[That there is to be a manifestation of Christ to the hearts of men, different from any thing that is vouchsafed to the unregenerate soul, is certain [Note: Joh 14:21-23.]: and St. Peter speaks of it expressly as the day-star arising in our hearts [Note: 2Pe 1:19.]. What kind of a manifestation this is, may be conceived from the history of Zaccheus, to whose soul it was made, and who experienced the instantaneous benefits arising from it [Note: Luk 19:5-6; Luk 19:9.] This change was by no means peculiar to him; it is wrought in all who truly embrace the Gospel [Note: Act 26:18.], though, in respect of suddenness, it may greatly vary. The distinguishing effect of this manifestation is, that the glorious character of Christ, which was before hidden from our eyes, is now distinctly seen [Note: Joh 1:4-5; Joh 1:9; Joh 1:14 and 2Co 4:6.]; and he is embraced, as the most valued treasure of the soul [Note: Php 3:7-8.], the ground of ineffable and eternal joy [Note: 1Pe 1:8.].]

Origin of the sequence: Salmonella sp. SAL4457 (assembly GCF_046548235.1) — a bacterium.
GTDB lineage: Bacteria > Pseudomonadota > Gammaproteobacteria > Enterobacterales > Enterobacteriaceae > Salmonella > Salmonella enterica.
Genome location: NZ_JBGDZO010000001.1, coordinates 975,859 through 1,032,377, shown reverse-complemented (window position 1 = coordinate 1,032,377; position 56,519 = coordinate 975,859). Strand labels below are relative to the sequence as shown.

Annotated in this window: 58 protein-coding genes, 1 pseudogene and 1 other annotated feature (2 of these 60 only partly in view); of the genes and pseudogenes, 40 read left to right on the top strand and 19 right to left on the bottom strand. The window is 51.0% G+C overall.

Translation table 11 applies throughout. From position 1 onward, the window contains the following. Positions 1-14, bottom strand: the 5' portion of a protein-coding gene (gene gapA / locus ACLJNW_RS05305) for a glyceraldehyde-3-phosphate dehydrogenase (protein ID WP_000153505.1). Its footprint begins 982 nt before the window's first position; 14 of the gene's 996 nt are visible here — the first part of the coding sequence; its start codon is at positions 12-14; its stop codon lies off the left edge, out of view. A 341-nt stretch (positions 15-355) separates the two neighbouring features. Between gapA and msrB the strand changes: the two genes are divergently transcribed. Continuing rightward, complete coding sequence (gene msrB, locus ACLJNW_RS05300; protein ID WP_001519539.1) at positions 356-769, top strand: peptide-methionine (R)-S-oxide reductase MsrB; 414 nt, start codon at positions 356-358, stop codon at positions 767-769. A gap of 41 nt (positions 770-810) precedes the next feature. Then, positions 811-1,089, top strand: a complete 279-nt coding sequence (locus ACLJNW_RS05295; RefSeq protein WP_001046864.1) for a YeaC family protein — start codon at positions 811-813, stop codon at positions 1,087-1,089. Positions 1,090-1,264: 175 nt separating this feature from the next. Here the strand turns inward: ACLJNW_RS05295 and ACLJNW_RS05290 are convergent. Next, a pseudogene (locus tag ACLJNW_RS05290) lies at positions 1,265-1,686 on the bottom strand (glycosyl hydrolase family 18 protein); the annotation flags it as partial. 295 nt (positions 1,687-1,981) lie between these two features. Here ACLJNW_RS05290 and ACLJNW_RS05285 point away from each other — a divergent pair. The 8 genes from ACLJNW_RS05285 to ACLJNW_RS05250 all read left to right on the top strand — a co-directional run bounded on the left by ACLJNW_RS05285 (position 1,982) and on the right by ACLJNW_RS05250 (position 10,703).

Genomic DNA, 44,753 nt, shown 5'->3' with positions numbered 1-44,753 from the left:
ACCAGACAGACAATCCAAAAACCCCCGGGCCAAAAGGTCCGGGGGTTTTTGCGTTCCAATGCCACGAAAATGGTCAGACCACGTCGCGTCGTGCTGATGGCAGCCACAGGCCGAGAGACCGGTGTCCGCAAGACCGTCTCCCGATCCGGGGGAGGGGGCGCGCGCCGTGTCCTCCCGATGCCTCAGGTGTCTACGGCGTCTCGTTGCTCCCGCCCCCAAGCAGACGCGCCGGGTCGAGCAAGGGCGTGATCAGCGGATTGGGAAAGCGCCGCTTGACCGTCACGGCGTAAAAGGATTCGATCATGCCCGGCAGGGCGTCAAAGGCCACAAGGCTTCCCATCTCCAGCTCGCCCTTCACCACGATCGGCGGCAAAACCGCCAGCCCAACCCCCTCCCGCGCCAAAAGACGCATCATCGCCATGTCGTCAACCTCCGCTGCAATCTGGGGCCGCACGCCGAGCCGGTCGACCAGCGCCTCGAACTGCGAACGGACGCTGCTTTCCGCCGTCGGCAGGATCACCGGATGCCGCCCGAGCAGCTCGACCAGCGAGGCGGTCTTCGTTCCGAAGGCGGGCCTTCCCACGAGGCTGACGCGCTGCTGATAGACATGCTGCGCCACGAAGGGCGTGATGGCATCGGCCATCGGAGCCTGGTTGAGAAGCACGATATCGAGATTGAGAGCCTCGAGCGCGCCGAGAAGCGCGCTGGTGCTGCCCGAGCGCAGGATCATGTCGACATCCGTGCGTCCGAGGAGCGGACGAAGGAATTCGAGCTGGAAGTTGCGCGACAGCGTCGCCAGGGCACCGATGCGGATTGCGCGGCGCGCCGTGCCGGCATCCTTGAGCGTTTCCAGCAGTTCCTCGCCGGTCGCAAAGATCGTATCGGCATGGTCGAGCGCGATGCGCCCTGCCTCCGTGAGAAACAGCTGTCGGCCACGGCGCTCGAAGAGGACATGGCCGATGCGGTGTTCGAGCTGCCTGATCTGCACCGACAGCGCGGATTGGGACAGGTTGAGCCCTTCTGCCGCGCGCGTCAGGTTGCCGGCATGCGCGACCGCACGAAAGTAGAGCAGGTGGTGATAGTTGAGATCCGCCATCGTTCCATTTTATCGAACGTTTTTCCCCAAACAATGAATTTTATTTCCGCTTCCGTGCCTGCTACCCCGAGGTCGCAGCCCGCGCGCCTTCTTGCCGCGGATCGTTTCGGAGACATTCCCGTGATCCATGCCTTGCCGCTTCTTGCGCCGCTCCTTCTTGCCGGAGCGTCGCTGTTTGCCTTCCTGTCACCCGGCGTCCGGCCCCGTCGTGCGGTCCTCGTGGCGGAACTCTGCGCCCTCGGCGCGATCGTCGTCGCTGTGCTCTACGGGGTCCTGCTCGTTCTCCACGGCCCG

By his present light he gives us an assured prospect of yet a brighter day even in this world

[It is certain that there is a day approaching, when the light now vouchsafed to the Church shall be greatly increased; when the light of the moon shall be as the light of the sun, and the light of the sun shall be seven-fold, as the light of many days [Note: Isa 30:26.]. This will surely take place in the Millennium, when the Lord will bind up the breach of his ancient people the Jews, and heal the stroke of their wound. Then the whole Gentile world also shall be made to behold his glory: and the knowledge of the Lord shall cover the earth as completely and as deeply as the waters cover the sea. This idea seems to be peculiarly referred to, inasmuch as the morning-star is the sure forerunner of a brighter state under the influfluence of the rising sun. In this view, all that has hitherto been done for the Church shall be only as the drop before the shower, seeing that the whole world shall form, as it were, but one great temple, which God himself will fill with his glory, and the Lamb shall be the light thereof [Note: Rev 21:23.].]